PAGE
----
Relating to Christ

Since Christ is God, we must relate to Christ as we would relate to God.

When Christ walked the earth, we – or rather the human beings who encountered Him in those days – related to Him as a man.  However, Christ is now raised from the dead and enthroned in His kingdom.  We no longer relate to Him as a man, we relate to Him as King of the universe – God Almighty.  As a man, Christ was visible; as God, He is invisible.

How do we relate to a person who is invisible?  Imagine that you are in a room with many people.  There is someone with whom you want to speak and you know for a fact that he is in that room.  Further imagine, though, that you are blind.  Now, how are you going to connect with that person?  Do you stumble through the room groping in the darkness…or do you stand still, call his name, and let him find you?  Surely, you do the latter. It’s far more efficient.

Knowing a person’s name – especially if you’re blind – is the key to finding that person.  God – that is, Christ – is invisible to us.  Therefore, the key to relating to Him, connecting with Him, is knowing His name.  That’s why prayer is “calling on the name of the Lord.”  You are standing still, calling His name, and letting Him come to you.  It is your speaking His name that initiates the process.

Just think: you are on a first name basis with the Creator of all things!  Worldly people take pride in being on a first name basis with people who are considered important in this world, but who is more important than God?  If it is desirable to know people in high places who will return your call, how much more desirable it is to know the person in the highest place of all…and have him return your call?

When you call on the name of the Lord, you are doing more than just seeking His attention; you are making a claim on what His name implies.  For example, consider what is implied by the name of the Lord from just this one passage in the Bible:

For a child will be born to us, a son will be given to us;
And the government will rest on His shoulders;
And His name will be called Wonderful Counselor, Mighty God,
Eternal Father, Prince of Peace.
–  Isaiah 9:6

When Christ was a child lying in the manger and cared for by Mary and Joseph, He was not able to “counsel” anyone – much less “wonderfully counsel” them.  In His exalted state as king of the kingdom of God, however, He is well able to live up to all those names.  And when you call on those names, you are making claims on their meaning.  God is not a promoter of false and misleading names; if Messiah is to have those names, He must live up to what they each imply.  And as there are many other passages that describe the name of the Lord, there are many other purposes in our lives which He is willing and able to fill.  Christ the Lord is our all in all!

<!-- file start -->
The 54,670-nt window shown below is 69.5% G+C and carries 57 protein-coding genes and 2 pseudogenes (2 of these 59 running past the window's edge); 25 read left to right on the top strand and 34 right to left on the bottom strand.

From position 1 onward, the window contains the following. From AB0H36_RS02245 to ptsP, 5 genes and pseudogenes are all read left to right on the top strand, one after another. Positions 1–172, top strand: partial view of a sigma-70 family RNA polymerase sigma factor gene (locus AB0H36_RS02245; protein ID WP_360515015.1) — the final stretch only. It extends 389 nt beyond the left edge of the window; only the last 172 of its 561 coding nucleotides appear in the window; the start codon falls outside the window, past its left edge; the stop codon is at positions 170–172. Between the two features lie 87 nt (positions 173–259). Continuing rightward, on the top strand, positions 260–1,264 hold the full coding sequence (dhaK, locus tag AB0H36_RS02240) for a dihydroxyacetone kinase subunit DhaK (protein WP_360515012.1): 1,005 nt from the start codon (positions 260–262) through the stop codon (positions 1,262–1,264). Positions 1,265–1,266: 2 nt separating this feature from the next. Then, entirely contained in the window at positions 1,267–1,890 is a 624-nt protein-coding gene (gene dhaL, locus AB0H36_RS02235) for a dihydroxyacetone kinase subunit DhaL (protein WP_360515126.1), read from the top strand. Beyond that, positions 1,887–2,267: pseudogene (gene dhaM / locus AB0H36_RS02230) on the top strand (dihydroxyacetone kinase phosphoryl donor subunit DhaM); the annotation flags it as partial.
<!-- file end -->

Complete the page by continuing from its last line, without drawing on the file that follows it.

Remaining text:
Summing up, we relate to Christ first and foremost by accepting that His name is a true and reliable indicator of who He is and what He does.  Since He is raised from the dead and no longer in the flesh, we can no longer see Him with physical eyes; we must trust in His name.  He does not disappoint.

The Necessity of Self

Yesterday I wrote about the inadequacy of self, and today I want to write about the necessity of self.  These two concepts are not in opposition to each other; they are both true, and are complementary.  Without God, we cannot; without us, God will not.

In the beginning, God made apple trees from nothing.  Ever since then, however, He has required us to plant an apple seed before He will produce an apple tree.  Therefore, if we want apples, we must plant a seed…which will produce a tree…which will produce apples.

God has given you your own free will.  You can make decisions.  You have choices.  You must live your own life; no one can live it for you – not even God.  If you want a life with God, therefore, you must plant yourself in Him.  If you abide in Him like a seed abides in the soil, then you will bear fruit for Him like a seed bears fruit for us.  This is your faith, and without faith it is impossible to please Him.  With faith, all things are possible.  Why are all things possible with faith?  Because with God all things are possible and it is faith that keeps us connected to Him.

It is therefore by faith that we take up our cross daily and follow Him.  For apart from an abiding trust in His goodness and power, what sense does it make to suffer for doing what is right?  Jesus did not endure the cross because He was a glutton for punishment.  Rather, He believed in the resurrection He had been promised…even though no one had ever experienced or seen a resurrection like that before.  Bearing a cross only makes sense if there is something of great value on the other side of it.